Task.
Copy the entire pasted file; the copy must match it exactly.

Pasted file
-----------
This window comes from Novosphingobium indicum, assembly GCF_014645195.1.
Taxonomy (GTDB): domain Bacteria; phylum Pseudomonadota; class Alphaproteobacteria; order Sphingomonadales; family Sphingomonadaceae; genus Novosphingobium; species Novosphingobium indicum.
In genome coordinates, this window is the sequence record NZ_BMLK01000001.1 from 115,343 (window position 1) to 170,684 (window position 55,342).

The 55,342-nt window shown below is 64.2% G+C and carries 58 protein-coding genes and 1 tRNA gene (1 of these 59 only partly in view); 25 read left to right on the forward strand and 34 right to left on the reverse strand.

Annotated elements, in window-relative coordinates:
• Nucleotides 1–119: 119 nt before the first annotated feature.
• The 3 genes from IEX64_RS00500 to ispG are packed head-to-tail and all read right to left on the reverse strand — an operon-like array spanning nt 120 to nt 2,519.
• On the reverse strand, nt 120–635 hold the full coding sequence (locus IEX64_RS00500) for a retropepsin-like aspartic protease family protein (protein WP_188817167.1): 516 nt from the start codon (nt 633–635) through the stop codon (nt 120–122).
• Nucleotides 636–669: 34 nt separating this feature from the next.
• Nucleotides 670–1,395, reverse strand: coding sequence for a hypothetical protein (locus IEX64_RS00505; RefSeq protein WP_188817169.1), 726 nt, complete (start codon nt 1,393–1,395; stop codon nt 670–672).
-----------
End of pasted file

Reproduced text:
This window comes from Novosphingobium indicum, assembly GCF_014645195.1.
Taxonomy (GTDB): domain Bacteria; phylum Pseudomonadota; class Alphaproteobacteria; order Sphingomonadales; family Sphingomonadaceae; genus Novosphingobium; species Novosphingobium indicum.
In genome coordinates, this window is the sequence record NZ_BMLK01000001.1 from 115,343 (window position 1) to 170,684 (window position 55,342).

The 55,342-nt window shown below is 64.2% G+C and carries 58 protein-coding genes and 1 tRNA gene (1 of these 59 only partly in view); 25 read left to right on the forward strand and 34 right to left on the reverse strand.

Annotated elements, in window-relative coordinates:
• Nucleotides 1–119: 119 nt before the first annotated feature.
• The 3 genes from IEX64_RS00500 to ispG are packed head-to-tail and all read right to left on the reverse strand — an operon-like array spanning nt 120 to nt 2,519.
• On the reverse strand, nt 120–635 hold the full coding sequence (locus IEX64_RS00500) for a retropepsin-like aspartic protease family protein (protein WP_188817167.1): 516 nt from the start codon (nt 633–635) through the stop codon (nt 120–122).
• Nucleotides 636–669: 34 nt separating this feature from the next.
• Nucleotides 670–1,395, reverse strand: coding sequence for a hypothetical protein (locus IEX64_RS00505; RefSeq protein WP_188817169.1), 726 nt, complete (start codon nt 1,393–1,395; stop codon nt 670–672).